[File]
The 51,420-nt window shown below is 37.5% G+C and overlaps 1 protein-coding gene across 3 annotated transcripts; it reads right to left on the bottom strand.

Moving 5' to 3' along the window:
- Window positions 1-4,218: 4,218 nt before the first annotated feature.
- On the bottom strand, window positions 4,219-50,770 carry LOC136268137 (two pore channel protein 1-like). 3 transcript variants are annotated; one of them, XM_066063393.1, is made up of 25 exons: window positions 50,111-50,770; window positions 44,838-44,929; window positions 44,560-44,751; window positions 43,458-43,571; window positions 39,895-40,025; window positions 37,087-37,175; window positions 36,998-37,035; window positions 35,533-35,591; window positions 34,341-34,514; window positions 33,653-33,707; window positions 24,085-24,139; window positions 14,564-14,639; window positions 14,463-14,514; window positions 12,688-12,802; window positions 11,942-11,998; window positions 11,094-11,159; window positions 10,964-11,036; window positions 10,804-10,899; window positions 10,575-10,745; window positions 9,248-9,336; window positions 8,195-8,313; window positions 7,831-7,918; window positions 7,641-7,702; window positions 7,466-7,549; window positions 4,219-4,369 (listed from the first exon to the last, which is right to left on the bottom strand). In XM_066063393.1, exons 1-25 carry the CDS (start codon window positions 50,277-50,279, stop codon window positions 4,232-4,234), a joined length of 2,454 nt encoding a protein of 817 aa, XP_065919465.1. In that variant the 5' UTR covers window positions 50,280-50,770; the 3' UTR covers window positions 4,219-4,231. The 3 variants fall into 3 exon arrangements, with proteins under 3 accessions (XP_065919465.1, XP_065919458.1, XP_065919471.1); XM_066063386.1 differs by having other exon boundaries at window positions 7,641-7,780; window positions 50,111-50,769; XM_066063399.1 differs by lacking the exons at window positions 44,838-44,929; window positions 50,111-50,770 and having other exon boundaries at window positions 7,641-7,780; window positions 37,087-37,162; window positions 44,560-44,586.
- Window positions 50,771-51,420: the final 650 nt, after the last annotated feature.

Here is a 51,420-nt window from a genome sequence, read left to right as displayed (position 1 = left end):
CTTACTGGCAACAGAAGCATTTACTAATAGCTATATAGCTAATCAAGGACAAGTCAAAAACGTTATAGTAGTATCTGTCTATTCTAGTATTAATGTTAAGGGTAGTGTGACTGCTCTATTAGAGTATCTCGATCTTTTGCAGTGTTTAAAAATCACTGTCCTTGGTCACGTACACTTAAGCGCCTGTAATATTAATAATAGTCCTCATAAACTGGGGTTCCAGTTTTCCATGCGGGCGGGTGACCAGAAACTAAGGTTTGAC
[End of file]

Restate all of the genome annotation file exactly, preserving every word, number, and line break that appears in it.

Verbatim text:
The 51,420-nt window shown below is 37.5% G+C and overlaps 1 protein-coding gene across 3 annotated transcripts; it reads right to left on the bottom strand.

Moving 5' to 3' along the window:
- Window positions 1-4,218: 4,218 nt before the first annotated feature.
- On the bottom strand, window positions 4,219-50,770 carry LOC136268137 (two pore channel protein 1-like). 3 transcript variants are annotated; one of them, XM_066063393.1, is made up of 25 exons: window positions 50,111-50,770; window positions 44,838-44,929; window positions 44,560-44,751; window positions 43,458-43,571; window positions 39,895-40,025; window positions 37,087-37,175; window positions 36,998-37,035; window positions 35,533-35,591; window positions 34,341-34,514; window positions 33,653-33,707; window positions 24,085-24,139; window positions 14,564-14,639; window positions 14,463-14,514; window positions 12,688-12,802; window positions 11,942-11,998; window positions 11,094-11,159; window positions 10,964-11,036; window positions 10,804-10,899; window positions 10,575-10,745; window positions 9,248-9,336; window positions 8,195-8,313; window positions 7,831-7,918; window positions 7,641-7,702; window positions 7,466-7,549; window positions 4,219-4,369 (listed from the first exon to the last, which is right to left on the bottom strand). In XM_066063393.1, exons 1-25 carry the CDS (start codon window positions 50,277-50,279, stop codon window positions 4,232-4,234), a joined length of 2,454 nt encoding a protein of 817 aa, XP_065919465.1. In that variant the 5' UTR covers window positions 50,280-50,770; the 3' UTR covers window positions 4,219-4,231. The 3 variants fall into 3 exon arrangements, with proteins under 3 accessions (XP_065919465.1, XP_065919458.1, XP_065919471.1); XM_066063386.1 differs by having other exon boundaries at window positions 7,641-7,780; window positions 50,111-50,769; XM_066063399.1 differs by lacking the exons at window positions 44,838-44,929; window positions 50,111-50,770 and having other exon boundaries at window positions 7,641-7,780; window positions 37,087-37,162; window positions 44,560-44,586.
- Window positions 50,771-51,420: the final 650 nt, after the last annotated feature.

Here is a 51,420-nt window from a genome sequence, read left to right as displayed (position 1 = left end):
CTTACTGGCAACAGAAGCATTTACTAATAGCTATATAGCTAATCAAGGACAAGTCAAAAACGTTATAGTAGTATCTGTCTATTCTAGTATTAATGTTAAGGGTAGTGTGACTGCTCTATTAGAGTATCTCGATCTTTTGCAGTGTTTAAAAATCACTGTCCTTGGTCACGTACACTTAAGCGCCTGTAATATTAATAATAGTCCTCATAAACTGGGGTTCCAGTTTTCCATGCGGGCGGGTGACCAGAAACTAAGGTTTGAC